Flaco, the escaped Central Park Zoo owl, dies


(NEW YORK) — Flaco, the rare Eurasian owl that captured the attention of New York City and dubbed “the most famous owl in the world,” has died after an apparent collision with a building, the Central Park Zoo said in a statement.

“We are saddened to report that Flaco, the Eurasian eagle owl discovered missing from the Central Park Zoo after his exhibit was vandalized just over a year ago, is dead after an apparent collision with a building on West 89th Street in Manhattan,” the zoo said in a statement Friday.

The zoo said that Flaco was reported to the Wild Bird Fund (WBF) by people in the building. Staff from the WBF quickly responded, but he was non-responsive and they declared him dead shortly afterward.

“The vandal who damaged Flaco’s exhibit jeopardized the safety of the bird and is ultimately responsible for his death. We are still hopeful that the NYPD, which is investigating the vandalism, will ultimately make an arrest,” the statement continued.

Flaco unwittingly transformed from an obscure bird to a cause célèbre after being reported missing on Feb. 2, 2023, from the cramped Central Park digs that served as his home since 2010, when he arrived in the city as a fledgling from a North Carolina bird sanctuary. He had been hatched and raised in captivity for the first 12 years of his life.

Flaco had been released from captivity by Central Park vandals, police said. Despite an extensive search, Flaco was able to evade capture for an entire year—and developed a following.

Flaco immediately caused a stir on one of Manhattan’s most fashionable shopping streets, Fifth Avenue, where he landed on the sidewalk near the Bergdorf Goodman department store, drawing a crowd and the NYPD. Officers cordoned him off with yellow crime scene tape and set an open cage next to him, apparently in case he wanted to surrender. Before they could move in to catch him, the mottled-colored creature flew off to a tree in front of the Plaza Hotel.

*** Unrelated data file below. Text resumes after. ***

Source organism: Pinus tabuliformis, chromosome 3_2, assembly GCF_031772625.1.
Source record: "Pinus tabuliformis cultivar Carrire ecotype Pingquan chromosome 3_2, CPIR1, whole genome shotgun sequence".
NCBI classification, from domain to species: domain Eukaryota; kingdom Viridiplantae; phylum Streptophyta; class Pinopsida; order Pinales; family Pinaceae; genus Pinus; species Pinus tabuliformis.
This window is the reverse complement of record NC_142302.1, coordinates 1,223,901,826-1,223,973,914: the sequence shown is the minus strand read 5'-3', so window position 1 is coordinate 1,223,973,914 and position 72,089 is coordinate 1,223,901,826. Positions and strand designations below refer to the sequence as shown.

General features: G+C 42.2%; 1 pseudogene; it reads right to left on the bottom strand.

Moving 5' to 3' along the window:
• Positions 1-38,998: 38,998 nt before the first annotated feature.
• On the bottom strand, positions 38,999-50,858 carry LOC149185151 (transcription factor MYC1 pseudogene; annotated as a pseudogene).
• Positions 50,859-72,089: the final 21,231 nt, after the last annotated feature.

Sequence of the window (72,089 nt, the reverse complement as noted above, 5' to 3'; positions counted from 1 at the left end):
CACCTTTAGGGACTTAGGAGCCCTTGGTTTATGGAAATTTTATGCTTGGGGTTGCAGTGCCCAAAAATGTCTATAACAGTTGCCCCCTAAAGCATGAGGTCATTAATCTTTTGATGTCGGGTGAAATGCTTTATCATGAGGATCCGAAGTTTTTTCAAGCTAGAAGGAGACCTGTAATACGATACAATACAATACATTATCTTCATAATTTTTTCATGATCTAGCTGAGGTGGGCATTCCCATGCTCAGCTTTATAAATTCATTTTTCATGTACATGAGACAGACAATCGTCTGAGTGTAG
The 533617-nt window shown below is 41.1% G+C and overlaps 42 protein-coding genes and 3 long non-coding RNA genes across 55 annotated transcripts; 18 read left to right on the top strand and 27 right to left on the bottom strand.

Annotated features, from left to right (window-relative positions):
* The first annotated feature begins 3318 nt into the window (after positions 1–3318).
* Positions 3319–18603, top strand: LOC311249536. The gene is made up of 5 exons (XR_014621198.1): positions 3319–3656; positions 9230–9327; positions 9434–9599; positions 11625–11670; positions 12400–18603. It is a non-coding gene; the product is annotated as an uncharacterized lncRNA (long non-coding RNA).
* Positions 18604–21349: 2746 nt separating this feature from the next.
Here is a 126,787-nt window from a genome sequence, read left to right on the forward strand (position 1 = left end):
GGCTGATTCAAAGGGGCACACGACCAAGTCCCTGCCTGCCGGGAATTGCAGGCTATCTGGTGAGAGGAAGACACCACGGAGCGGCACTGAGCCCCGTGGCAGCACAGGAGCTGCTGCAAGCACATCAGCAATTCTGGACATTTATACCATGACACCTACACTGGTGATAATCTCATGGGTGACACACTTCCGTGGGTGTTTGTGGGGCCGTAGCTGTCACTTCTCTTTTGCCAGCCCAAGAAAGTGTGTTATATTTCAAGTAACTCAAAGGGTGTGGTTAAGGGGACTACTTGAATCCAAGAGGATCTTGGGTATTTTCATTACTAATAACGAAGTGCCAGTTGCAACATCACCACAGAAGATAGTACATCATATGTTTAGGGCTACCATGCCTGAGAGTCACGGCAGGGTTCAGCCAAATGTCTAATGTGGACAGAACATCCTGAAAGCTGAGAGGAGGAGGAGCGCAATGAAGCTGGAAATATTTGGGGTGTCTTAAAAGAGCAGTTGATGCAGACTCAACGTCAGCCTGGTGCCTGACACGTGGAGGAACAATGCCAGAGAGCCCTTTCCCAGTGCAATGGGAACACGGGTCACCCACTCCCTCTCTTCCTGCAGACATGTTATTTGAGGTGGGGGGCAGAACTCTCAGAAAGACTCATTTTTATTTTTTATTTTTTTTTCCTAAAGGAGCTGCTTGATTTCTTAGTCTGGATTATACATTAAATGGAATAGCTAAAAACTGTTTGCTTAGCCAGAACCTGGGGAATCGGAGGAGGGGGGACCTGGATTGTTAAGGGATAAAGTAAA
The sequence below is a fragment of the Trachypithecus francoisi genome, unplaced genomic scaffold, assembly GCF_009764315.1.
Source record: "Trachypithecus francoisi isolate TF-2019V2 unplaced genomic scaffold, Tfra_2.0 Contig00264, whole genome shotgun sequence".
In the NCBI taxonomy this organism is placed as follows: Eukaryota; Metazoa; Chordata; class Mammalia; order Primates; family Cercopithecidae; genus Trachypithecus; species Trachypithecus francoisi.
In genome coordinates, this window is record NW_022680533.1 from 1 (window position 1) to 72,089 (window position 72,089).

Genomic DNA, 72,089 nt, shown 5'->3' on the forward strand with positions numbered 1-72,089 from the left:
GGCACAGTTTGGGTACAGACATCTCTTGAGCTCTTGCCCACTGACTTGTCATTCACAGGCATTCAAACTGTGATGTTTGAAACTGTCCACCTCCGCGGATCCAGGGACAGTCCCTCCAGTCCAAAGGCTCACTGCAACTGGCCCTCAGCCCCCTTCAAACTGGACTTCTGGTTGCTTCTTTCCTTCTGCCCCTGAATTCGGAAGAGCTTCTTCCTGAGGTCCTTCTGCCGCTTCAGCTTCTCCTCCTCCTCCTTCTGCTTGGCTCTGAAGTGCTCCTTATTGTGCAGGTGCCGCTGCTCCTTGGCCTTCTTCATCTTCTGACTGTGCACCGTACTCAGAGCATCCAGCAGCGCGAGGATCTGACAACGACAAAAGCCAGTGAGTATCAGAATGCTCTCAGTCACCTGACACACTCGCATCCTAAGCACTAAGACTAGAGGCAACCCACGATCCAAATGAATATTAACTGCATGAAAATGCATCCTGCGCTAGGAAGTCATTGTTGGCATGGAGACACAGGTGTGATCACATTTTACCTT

“He’s certainly my most photographed bird of 2023,” David Barrett, the creator and manager of Manhattan Bird Alert, and encountered Flaco told ABC News last year. “He’s the most famous bird in the world.”

Flaco would continue to draw crowds and his survival skills stunned those who did not think he could survive outside the enclosure.

“Several days ago, we observed him successfully hunting, catching and consuming prey. We have seen a rapid improvement in his flight skills and ability to confidently maneuver around the park,” zoo officials said last year.

Feb. 2 marked a year since the apex predator slipped through an opening vandals cut in the stainless steel mesh of his enclosure at the Central Park Zoo and bolted into the wilds of America’s largest city, testing the limits of his six-foot wingspan for the first time in his life.

ABC News’ Bill Hutchinson contributed to this report.

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